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BBC’s Heir Hunters trace Peckham man’s long-lost family

BBC’s Heir Hunters tracked down the long-lost relatives of a Peckham man to benefit from his £225,000 estate, and found a great-nephew living just two miles away.

Friends of David Charles Graves, known as Charlie, contacted the “heir hunters” research firm Fraser & Fraser after he died at the age of 75.

According to researchers Charlie, who lived on Cheltenham Road, was “well-loved by neighbours. To all that knew him he was hugely popular and very well-liked,” but he had no direct family after being orphaned at the age of twelve.

Charlie’s friends contacted the heir hunters in the hope that if they traced any long-lost relatives they could attend his funeral.

In a race against time, researchers found that Charlie never married or had children of his own, but did have half-siblings.

Charlie grew up with his mother, Lily Goth, and his stepfather William Charles Sewell, who married in 1942.

Charlie worked as a printer, during one of the industry’s biggest union disputes

After Lily’s death Charlie’s stepfather looked after him until he was old enough to work.

It turned out that his mother also had another child, Charlie’s half-brother, called Walter Charles Goth, born in East Preston.

They also discovered that his biological father, David Graves, also had four other children – giving him a total of five half-siblings.

In total, the researchers found nine heirs to benefit from Charlie’s estate, worth £225,000.

Charlie’s maternal half-brother Walter married June Weldelken in the 1940s and had four children of his own.

Through them, Fraser & Fraser traced Charlie’s great-nephew, Jason Graves, who lived just two miles away in Bellingham, who said his own father and grandfather also shared Charlie’s love of golf and pubs.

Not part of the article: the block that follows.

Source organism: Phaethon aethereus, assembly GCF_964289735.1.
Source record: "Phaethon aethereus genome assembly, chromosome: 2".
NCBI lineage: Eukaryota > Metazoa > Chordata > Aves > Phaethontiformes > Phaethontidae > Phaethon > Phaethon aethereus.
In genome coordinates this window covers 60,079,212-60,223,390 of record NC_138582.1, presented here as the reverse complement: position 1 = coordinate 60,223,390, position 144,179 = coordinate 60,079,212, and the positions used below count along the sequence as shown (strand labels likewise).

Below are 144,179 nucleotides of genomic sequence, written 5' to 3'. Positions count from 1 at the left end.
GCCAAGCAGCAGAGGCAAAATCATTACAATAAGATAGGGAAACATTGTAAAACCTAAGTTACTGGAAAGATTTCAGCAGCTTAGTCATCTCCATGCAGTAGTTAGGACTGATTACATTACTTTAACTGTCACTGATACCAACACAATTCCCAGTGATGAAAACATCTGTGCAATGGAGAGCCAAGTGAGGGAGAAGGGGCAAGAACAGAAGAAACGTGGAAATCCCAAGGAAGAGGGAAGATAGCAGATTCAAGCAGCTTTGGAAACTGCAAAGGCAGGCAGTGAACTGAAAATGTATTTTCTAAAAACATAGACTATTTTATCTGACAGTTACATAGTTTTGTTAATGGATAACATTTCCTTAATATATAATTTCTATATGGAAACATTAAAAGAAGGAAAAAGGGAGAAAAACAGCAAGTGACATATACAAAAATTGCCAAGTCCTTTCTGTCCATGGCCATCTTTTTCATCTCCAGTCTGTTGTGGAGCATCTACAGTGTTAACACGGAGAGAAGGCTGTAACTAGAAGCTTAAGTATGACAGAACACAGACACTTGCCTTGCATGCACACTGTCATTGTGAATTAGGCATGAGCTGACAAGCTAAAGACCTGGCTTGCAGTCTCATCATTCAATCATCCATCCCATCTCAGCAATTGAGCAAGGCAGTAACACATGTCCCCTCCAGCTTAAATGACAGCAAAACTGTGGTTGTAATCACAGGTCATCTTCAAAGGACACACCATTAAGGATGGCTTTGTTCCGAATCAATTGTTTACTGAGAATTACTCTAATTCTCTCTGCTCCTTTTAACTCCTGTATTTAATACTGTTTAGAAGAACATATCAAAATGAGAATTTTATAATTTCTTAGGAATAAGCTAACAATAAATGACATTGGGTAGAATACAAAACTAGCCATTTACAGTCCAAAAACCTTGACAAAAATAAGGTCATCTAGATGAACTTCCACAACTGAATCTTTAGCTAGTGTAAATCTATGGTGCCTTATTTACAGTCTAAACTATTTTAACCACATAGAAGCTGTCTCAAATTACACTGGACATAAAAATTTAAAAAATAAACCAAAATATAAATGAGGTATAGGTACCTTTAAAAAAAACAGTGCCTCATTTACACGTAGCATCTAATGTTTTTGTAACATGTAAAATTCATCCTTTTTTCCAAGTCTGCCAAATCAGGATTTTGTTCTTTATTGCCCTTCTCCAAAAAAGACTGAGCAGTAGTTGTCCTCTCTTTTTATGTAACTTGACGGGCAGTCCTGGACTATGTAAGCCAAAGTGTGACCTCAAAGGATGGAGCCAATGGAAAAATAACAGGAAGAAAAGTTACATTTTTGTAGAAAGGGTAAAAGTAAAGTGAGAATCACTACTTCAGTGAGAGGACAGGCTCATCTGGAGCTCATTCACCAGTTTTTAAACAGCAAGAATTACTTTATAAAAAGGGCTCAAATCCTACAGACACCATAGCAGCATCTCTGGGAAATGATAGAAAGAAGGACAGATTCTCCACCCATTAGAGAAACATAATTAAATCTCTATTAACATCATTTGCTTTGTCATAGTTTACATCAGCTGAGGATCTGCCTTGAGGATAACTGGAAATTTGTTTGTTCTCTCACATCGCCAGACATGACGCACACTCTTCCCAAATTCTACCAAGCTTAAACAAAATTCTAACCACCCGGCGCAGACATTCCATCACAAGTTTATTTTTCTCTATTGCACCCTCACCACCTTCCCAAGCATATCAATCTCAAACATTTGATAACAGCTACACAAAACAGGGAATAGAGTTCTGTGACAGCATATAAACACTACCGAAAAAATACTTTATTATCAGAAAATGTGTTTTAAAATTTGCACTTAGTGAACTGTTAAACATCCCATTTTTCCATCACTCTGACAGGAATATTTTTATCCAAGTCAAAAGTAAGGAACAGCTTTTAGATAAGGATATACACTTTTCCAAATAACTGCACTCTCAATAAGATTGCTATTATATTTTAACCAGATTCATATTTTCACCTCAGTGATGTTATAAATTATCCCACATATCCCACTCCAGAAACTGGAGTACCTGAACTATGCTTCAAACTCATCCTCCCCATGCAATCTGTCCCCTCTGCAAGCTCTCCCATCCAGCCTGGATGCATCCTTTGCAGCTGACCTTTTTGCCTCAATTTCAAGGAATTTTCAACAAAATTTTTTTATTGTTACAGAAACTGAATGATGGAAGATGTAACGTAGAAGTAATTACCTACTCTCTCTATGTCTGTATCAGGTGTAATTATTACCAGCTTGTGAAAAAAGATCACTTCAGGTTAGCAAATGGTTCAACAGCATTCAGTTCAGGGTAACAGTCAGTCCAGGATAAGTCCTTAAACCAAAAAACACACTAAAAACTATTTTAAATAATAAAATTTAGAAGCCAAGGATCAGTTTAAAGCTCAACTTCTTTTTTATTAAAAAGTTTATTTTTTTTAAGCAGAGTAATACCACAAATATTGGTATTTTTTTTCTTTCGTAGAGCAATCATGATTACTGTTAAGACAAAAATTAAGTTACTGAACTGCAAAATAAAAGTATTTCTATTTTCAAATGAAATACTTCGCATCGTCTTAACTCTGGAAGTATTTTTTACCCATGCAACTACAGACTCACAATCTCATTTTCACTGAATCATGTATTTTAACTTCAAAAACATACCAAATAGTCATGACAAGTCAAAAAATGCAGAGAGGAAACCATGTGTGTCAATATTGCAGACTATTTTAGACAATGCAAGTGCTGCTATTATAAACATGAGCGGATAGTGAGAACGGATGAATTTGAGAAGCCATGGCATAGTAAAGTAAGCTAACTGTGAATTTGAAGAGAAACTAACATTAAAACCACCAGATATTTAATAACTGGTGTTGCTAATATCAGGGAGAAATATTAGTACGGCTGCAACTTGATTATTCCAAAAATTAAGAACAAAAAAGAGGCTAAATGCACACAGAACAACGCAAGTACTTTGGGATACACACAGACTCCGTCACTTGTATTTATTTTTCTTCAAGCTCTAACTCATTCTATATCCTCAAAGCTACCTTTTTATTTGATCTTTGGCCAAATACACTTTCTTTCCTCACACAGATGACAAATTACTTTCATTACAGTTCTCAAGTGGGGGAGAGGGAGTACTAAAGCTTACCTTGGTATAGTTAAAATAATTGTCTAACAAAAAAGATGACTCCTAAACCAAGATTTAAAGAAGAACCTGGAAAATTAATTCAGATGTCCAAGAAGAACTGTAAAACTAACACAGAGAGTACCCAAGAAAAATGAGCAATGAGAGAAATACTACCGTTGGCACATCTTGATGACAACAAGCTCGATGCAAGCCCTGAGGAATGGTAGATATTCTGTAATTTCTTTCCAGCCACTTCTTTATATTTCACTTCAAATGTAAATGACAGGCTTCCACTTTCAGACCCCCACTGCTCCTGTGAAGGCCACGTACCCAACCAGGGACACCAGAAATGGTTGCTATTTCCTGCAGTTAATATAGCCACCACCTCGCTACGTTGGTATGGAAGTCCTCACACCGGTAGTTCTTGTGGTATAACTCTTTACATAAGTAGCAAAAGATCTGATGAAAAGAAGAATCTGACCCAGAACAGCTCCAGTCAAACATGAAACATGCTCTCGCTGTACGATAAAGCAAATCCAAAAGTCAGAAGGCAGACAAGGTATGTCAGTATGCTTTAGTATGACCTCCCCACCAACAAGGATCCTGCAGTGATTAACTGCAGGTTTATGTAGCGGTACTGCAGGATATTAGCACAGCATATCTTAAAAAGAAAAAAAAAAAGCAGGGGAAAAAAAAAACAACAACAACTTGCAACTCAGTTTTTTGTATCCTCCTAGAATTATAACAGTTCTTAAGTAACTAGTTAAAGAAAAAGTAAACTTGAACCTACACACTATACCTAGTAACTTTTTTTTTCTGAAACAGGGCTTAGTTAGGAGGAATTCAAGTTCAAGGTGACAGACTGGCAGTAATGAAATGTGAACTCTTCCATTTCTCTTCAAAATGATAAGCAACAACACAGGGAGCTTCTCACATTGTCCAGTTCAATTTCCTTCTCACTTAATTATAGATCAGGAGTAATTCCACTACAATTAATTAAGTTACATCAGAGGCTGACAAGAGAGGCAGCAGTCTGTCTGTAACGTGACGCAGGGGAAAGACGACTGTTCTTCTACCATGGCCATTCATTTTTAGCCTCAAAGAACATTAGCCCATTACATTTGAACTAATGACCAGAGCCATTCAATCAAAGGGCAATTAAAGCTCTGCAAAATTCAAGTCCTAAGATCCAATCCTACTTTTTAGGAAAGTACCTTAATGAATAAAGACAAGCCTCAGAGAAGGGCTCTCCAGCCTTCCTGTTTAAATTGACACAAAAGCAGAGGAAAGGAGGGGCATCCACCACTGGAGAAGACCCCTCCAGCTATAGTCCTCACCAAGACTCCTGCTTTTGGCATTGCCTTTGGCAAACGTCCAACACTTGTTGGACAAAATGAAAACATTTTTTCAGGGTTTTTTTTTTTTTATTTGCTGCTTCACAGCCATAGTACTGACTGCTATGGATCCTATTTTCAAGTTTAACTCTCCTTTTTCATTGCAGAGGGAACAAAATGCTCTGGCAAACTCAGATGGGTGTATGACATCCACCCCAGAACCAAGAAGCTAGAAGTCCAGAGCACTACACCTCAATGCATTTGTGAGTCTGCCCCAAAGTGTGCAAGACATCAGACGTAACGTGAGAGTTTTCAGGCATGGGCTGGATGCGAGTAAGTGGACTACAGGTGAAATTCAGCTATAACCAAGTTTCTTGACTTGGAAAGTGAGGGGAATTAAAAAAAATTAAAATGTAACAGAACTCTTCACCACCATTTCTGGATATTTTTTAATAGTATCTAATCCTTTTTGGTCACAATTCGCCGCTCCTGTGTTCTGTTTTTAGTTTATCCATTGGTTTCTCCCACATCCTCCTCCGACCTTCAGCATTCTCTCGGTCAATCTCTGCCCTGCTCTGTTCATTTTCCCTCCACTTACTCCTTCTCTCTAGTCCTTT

During the course of their research, Fraser & Fraser discovered Charlie’s career as a printer saw him involved in one of the industry’s biggest disputes.

Starting in a factory producing wax paper to wrap bread, Charlie eventually joined The Mirror, before working at “fortress Wapping” in 1986, site of the stand-off between Rupert Murdoch and the printing union.

Unhappy with the deal offered, and seeing police called in to settle the daily unrest, Charlie would eventually leave the printing industry forever.

As Charlie died without leaving a will, there was a chance his estate would end up on a list of estates without next-of-kin, meaning his money could have gone to the government.

Partner Neil Fraser, from Fraser & Fraser, told the News: “Charlie was a very sociable and popular man, despite a large group of friends no one had any idea of relatives.

“As Charlie didn’t leave a will behind there was a chance that the money would go directly to the state.

“If the case was not referred to us, Charlie would have ended up on the list and Jason Graves would have not been able to attend his funeral.”

The BBC Heir Hunters episode featuring Charlie Graves broadcast on Wednesday, April 17 and is available for catch-up on iPlayer.


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